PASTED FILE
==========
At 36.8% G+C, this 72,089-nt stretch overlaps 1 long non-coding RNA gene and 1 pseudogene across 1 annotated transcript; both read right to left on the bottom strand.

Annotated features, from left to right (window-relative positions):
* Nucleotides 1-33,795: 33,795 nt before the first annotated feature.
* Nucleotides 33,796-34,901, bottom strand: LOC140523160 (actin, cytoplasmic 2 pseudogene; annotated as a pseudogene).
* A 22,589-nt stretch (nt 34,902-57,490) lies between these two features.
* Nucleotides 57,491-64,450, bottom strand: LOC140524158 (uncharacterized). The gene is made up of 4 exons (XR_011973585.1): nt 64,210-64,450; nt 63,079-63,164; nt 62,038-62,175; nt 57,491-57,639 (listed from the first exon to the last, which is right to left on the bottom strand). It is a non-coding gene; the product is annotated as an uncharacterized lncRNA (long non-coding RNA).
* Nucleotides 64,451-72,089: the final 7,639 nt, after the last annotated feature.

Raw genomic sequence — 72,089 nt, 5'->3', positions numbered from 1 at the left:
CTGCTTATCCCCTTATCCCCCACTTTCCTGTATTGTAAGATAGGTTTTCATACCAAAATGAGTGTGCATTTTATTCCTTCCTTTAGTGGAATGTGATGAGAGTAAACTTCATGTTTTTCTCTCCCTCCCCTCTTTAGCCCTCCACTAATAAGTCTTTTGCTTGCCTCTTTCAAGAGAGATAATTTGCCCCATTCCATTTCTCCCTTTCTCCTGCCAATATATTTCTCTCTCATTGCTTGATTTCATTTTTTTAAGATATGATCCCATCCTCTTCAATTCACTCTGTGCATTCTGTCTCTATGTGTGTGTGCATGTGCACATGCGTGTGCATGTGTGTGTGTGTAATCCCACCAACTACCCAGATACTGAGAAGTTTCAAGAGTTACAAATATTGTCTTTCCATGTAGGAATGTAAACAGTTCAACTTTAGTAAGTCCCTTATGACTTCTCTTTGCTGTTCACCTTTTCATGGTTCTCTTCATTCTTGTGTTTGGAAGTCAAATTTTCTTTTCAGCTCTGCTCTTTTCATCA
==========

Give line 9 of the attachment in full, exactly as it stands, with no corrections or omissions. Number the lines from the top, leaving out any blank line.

CTGCTTATCCCCTTATCCCCCACTTTCCTGTATTGTAAGATAGGTTTTCATACCAAAATGAGTGTGCATTTTATTCCTTCCTTTAGTGGAATGTGATGAGAGTAAACTTCATGTTTTTCTCTCCCTCCCCTCTTTAGCCCTCCACTAATAAGTCTTTTGCTTGCCTCTTTCAAGAGAGATAATTTGCCCCATTCCATTTCTCCCTTTCTCCTGCCAATATATTTCTCTCTCATTGCTTGATTTCATTTTTTTAAGATATGATCCCATCCTCTTCAATTCACTCTGTGCATTCTGTCTCTATGTGTGTGTGCATGTGCACATGCGTGTGCATGTGTGTGTGTGTAATCCCACCAACTACCCAGATACTGAGAAGTTTCAAGAGTTACAAATATTGTCTTTCCATGTAGGAATGTAAACAGTTCAACTTTAGTAAGTCCCTTATGACTTCTCTTTGCTGTTCACCTTTTCATGGTTCTCTTCATTCTTGTGTTTGGAAGTCAAATTTTCTTTTCAGCTCTGCTCTTTTCATCA